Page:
Thursday, March 11, 2010

Bellamy Letter #1

123 Brock Avenue
March 4th, 1903

My Dear Gertie

I expect you will be very much surprised to receive a letter from me from Toronto but we are living here now and have been for the past five years.

Well to explain matters, I went into your Grandpa's the other day and they had just received your letter.

I cannot tell you how very, very pleased your Grandpa and Grandma were to hear from you, in fact we all are, more than I can tell you dear.

I am writing you now, and Grandma will write in a few days, she is sick just now with influenza, but sends here fondest love and I am to tell you that you may expect a letter from her as soon as she is better, which will I hope be very soon. Grandpa would write, but he is getting old now, and writing is a trouble to him, but he was delighted to hear from you and he does so long to see both you and Dorothy and wishes you were both here.

We are all getting on nicely here, and now we are getting used to the climate, like it very much. Edie and Jack are in very good positions here, and doing well. Harry is at home now, an invalid, he had a very serious illness a year and a half ago and he is not yet able to work. Gladys is getting a big girl and goes to school.

They all like Toronto very much, it is a lovely city and they have very good times, plenty of skating on the rinks, with the bands playing all the time, in the winter and boating, pic-nics, and Garden parties in the summer. I can tell you they manage to have a very good time, I only wish you were here to join them.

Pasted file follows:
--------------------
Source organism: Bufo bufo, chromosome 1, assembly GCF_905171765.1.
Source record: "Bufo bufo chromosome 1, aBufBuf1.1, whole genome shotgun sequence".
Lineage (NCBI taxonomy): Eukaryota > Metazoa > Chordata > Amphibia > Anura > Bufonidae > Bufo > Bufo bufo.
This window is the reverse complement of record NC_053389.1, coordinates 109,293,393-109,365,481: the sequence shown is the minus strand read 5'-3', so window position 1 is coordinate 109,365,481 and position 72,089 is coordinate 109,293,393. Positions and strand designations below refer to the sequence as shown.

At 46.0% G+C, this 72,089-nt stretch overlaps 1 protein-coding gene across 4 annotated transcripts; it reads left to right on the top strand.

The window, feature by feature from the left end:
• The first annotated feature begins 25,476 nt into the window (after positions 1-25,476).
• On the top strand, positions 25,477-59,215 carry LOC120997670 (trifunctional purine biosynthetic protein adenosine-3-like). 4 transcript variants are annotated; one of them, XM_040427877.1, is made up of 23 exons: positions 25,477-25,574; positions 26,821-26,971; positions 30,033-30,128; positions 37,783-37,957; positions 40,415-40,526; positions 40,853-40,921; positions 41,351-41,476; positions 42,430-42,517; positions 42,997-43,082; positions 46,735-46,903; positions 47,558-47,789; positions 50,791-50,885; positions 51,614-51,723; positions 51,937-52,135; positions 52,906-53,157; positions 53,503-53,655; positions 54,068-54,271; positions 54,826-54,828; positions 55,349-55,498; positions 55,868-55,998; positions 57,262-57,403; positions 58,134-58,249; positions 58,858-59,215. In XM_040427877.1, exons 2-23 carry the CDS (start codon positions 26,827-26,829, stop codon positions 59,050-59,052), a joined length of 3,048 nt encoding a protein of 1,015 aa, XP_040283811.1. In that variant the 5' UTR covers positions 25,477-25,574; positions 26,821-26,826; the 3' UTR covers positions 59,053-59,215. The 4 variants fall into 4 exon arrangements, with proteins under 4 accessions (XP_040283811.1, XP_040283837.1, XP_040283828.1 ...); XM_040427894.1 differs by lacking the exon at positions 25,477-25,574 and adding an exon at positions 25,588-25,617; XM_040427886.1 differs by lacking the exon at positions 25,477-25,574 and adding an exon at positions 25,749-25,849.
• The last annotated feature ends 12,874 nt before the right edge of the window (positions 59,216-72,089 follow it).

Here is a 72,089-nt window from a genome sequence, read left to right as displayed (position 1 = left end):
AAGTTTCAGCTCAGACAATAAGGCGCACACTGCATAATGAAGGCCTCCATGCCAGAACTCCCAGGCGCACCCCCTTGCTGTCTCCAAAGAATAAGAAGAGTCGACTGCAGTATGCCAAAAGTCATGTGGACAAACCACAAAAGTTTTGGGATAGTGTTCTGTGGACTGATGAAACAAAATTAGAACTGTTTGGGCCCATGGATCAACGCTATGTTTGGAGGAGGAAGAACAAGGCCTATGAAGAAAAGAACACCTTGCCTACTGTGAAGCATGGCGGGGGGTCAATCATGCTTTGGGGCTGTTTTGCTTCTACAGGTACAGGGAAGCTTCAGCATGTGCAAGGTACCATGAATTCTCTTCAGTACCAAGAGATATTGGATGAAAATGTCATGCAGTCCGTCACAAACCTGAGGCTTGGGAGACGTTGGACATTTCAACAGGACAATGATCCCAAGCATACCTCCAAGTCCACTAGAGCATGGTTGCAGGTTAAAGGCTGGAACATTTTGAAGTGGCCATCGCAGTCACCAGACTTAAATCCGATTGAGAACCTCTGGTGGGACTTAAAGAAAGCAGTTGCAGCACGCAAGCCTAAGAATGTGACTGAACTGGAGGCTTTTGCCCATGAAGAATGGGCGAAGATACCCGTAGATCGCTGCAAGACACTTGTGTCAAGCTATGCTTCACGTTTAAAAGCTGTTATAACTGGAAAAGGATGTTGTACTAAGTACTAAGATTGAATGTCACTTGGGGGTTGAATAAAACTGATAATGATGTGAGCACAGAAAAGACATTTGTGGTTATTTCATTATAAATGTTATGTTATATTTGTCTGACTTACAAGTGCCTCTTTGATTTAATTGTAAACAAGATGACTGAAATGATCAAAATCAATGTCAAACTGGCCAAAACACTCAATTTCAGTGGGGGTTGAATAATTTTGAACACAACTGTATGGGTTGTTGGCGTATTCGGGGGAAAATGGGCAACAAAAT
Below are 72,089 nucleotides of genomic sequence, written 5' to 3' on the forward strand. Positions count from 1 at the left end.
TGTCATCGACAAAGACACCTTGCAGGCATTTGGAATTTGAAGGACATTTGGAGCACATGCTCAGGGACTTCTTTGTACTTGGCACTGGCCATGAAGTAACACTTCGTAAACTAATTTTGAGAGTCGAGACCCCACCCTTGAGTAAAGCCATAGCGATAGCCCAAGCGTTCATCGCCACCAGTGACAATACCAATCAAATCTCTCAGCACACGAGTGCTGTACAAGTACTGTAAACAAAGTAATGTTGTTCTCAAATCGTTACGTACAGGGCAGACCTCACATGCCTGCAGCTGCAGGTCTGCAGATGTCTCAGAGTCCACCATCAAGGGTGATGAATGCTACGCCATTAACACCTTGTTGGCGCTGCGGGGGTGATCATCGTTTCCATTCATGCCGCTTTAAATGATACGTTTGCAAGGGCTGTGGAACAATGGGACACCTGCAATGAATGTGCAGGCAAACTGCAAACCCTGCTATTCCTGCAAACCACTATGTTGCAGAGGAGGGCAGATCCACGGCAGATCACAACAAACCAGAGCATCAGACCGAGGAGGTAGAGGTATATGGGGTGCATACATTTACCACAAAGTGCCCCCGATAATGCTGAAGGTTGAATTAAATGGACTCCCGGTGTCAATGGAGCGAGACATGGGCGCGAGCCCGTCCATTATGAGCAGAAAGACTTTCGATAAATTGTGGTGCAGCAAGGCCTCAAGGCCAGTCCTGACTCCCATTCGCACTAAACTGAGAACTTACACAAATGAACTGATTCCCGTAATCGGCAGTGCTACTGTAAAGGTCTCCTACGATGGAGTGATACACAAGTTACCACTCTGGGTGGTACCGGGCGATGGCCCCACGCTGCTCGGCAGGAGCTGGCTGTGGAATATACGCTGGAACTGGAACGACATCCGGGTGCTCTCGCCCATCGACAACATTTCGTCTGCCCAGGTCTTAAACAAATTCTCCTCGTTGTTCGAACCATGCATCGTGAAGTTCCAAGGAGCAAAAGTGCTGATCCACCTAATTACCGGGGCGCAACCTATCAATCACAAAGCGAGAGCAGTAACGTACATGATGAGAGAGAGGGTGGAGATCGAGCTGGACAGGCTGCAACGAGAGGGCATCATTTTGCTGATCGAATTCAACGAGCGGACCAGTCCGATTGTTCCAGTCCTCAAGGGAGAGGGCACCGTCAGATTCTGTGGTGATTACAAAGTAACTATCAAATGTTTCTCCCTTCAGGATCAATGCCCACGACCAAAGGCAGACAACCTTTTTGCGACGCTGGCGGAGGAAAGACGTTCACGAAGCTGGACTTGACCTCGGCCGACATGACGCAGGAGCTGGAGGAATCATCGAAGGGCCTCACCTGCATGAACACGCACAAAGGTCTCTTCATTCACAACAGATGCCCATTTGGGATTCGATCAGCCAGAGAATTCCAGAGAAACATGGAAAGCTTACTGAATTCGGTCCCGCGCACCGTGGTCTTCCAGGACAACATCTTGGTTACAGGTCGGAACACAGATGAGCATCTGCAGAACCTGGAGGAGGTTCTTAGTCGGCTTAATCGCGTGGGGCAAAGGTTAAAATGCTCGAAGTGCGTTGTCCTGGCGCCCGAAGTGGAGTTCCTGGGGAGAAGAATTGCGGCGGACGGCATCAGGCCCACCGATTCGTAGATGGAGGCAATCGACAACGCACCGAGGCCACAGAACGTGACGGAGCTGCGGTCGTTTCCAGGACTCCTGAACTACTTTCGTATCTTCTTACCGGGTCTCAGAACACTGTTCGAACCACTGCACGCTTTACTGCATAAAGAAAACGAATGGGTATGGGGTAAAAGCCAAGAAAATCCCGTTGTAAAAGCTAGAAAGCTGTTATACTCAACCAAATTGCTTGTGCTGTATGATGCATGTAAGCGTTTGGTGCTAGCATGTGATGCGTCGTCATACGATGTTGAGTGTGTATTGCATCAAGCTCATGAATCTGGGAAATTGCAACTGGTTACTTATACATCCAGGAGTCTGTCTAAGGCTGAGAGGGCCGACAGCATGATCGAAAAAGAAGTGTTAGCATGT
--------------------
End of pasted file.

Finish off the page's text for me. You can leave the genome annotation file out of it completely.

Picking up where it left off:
You do not say what business it is you have learnt, but I expect millinery, and what is Dorothy apprentice at, you must write and tell me dear. I wish you were here for I am sure you could do well both of you. We have some immense stores here, such as you can scarcely imagine without you saw them.

You say your papa is married again, Who is the lady? Is it Mrs. Oliver? I seem to think it is.

Your Grandpa got the paper with the bills enclosed, you papa seems to be getting a good business, please remember us kindly to him.

Edie says I am to tell you she will write to you. When she heard you had written she said "How I wish they were here Mother, couldn't we give them a lovely time."

I wish you would send us your photos, tell Dorothy to write too, and you shall have letters from all. Jack says "tell them to come, I will take them for a row in my canoe."

I wish you were not so far away, your uncles are all longing to see you, don't be long before you write again dear, Grandpa, Grandma, uncles, aunts, and cousins all join with me in fondest love to you both hoping soon to hear again from you. I remain

Your ever loving Aunt
E Bellamy

1 comment:

  1. Gertie and Dorothy's mother died about 1889 when Gertie was four and Dorothy was two years old. Their father married Mrs. Oliver (nee Julia Alice Ward) in 1899. The children were listed as "boarders" living with a Plaskett family in the 1891 and 1901 census returns.

    More research required here! Who are the Plasketts?